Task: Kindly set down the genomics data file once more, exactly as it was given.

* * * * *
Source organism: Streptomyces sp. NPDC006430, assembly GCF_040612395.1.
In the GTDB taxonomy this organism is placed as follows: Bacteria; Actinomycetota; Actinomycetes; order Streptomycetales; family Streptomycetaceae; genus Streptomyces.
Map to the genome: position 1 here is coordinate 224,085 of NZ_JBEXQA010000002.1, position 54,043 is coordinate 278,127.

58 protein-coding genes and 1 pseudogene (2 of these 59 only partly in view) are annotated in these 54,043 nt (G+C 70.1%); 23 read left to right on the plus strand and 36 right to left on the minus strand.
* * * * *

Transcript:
Source organism: Streptomyces sp. NPDC006430, assembly GCF_040612395.1.
In the GTDB taxonomy this organism is placed as follows: Bacteria; Actinomycetota; Actinomycetes; order Streptomycetales; family Streptomycetaceae; genus Streptomyces.
Map to the genome: position 1 here is coordinate 224,085 of NZ_JBEXQA010000002.1, position 54,043 is coordinate 278,127.

58 protein-coding genes and 1 pseudogene (2 of these 59 only partly in view) are annotated in these 54,043 nt (G+C 70.1%); 23 read left to right on the plus strand and 36 right to left on the minus strand.